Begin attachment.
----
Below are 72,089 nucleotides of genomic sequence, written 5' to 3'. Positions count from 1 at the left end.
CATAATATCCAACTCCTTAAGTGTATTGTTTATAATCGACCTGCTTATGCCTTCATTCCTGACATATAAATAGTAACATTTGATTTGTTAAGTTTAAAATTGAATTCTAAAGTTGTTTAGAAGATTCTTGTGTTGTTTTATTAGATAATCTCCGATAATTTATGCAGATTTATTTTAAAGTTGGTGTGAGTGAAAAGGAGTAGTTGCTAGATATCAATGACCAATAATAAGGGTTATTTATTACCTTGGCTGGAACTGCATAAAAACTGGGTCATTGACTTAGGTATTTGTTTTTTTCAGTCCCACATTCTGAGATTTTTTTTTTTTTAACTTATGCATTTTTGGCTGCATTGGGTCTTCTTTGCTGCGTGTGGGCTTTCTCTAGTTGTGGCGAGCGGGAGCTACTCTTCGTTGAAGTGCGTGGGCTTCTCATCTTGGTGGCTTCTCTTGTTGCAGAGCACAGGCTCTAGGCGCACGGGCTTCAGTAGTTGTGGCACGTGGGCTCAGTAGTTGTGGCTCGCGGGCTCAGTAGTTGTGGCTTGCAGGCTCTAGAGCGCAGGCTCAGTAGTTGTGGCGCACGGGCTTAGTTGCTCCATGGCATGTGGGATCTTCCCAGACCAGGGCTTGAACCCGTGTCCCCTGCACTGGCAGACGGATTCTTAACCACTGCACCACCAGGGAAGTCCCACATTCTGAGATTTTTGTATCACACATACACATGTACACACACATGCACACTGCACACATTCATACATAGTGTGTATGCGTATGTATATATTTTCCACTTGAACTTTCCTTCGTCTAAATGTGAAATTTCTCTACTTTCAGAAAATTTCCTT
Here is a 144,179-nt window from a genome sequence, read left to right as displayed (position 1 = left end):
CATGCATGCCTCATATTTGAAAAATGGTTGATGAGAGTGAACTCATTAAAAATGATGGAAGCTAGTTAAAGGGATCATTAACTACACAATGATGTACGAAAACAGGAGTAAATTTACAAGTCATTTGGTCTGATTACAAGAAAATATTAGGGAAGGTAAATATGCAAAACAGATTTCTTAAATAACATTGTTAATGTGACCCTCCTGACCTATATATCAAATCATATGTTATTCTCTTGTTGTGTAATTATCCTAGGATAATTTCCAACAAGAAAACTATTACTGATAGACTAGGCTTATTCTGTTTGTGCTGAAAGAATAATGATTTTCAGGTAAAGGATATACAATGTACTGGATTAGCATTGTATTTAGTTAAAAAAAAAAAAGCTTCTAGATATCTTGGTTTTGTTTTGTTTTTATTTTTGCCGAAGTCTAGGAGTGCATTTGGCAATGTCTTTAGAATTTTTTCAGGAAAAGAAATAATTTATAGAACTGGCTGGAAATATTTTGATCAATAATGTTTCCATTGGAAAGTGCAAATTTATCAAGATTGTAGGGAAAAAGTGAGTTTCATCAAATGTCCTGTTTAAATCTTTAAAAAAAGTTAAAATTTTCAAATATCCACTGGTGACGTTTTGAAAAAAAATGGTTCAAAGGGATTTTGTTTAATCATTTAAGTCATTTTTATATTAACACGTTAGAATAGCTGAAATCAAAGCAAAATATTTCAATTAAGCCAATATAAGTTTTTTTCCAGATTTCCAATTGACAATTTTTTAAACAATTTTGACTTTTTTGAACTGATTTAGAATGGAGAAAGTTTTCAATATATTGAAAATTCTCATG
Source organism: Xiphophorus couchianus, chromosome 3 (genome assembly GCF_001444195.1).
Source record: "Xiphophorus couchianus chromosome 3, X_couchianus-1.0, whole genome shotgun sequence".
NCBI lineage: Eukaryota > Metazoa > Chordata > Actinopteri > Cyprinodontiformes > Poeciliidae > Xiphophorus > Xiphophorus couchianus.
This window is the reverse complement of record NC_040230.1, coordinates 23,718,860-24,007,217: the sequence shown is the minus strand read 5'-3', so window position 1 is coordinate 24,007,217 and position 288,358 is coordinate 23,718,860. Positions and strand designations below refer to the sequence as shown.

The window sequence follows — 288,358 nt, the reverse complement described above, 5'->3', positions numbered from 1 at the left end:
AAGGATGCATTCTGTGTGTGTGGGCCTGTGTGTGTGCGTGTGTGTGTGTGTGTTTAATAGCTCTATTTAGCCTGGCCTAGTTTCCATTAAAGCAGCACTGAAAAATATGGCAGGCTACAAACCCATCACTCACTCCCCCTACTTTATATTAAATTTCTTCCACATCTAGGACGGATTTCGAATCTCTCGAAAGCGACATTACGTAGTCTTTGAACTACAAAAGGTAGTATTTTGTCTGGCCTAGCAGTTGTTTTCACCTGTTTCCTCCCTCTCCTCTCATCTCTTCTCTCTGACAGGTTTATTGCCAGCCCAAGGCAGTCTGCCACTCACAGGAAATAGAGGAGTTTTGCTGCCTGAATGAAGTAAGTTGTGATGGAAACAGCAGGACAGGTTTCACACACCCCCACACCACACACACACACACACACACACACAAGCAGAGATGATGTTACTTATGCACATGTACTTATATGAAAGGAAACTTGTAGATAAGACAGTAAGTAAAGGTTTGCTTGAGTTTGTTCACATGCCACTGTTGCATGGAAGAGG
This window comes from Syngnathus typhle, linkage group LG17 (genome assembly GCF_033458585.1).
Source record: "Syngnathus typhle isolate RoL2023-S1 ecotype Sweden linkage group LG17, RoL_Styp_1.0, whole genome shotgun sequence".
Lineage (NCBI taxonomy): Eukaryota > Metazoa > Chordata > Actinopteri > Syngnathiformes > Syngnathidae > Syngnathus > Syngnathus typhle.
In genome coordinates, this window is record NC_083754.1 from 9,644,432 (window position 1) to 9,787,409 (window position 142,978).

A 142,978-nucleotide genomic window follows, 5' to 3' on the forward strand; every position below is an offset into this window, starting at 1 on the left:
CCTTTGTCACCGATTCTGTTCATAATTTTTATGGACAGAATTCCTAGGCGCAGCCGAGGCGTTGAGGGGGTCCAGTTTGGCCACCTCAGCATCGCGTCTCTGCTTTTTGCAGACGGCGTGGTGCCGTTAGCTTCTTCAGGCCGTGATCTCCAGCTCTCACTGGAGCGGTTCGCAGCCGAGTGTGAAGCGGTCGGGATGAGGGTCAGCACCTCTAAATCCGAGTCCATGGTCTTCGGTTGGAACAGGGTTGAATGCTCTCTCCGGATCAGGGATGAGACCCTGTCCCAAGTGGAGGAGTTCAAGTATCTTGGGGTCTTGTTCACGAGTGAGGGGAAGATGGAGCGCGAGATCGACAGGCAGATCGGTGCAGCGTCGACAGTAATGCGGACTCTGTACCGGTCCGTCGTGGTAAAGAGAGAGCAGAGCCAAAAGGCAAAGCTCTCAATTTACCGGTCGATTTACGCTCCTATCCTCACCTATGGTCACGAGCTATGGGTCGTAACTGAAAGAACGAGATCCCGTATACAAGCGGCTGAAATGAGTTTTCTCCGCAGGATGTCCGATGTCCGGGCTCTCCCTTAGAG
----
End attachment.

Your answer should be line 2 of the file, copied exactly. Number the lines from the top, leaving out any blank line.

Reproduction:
CATAATATCCAACTCCTTAAGTGTATTGTTTATAATCGACCTGCTTATGCCTTCATTCCTGACATATAAATAGTAACATTTGATTTGTTAAGTTTAAAATTGAATTCTAAAGTTGTTTAGAAGATTCTTGTGTTGTTTTATTAGATAATCTCCGATAATTTATGCAGATTTATTTTAAAGTTGGTGTGAGTGAAAAGGAGTAGTTGCTAGATATCAATGACCAATAATAAGGGTTATTTATTACCTTGGCTGGAACTGCATAAAAACTGGGTCATTGACTTAGGTATTTGTTTTTTTCAGTCCCACATTCTGAGATTTTTTTTTTTTTAACTTATGCATTTTTGGCTGCATTGGGTCTTCTTTGCTGCGTGTGGGCTTTCTCTAGTTGTGGCGAGCGGGAGCTACTCTTCGTTGAAGTGCGTGGGCTTCTCATCTTGGTGGCTTCTCTTGTTGCAGAGCACAGGCTCTAGGCGCACGGGCTTCAGTAGTTGTGGCACGTGGGCTCAGTAGTTGTGGCTCGCGGGCTCAGTAGTTGTGGCTTGCAGGCTCTAGAGCGCAGGCTCAGTAGTTGTGGCGCACGGGCTTAGTTGCTCCATGGCATGTGGGATCTTCCCAGACCAGGGCTTGAACCCGTGTCCCCTGCACTGGCAGACGGATTCTTAACCACTGCACCACCAGGGAAGTCCCACATTCTGAGATTTTTGTATCACACATACACATGTACACACACATGCACACTGCACACATTCATACATAGTGTGTATGCGTATGTATATATTTTCCACTTGAACTTTCCTTCGTCTAAATGTGAAATTTCTCTACTTTCAGAAAATTTCCTT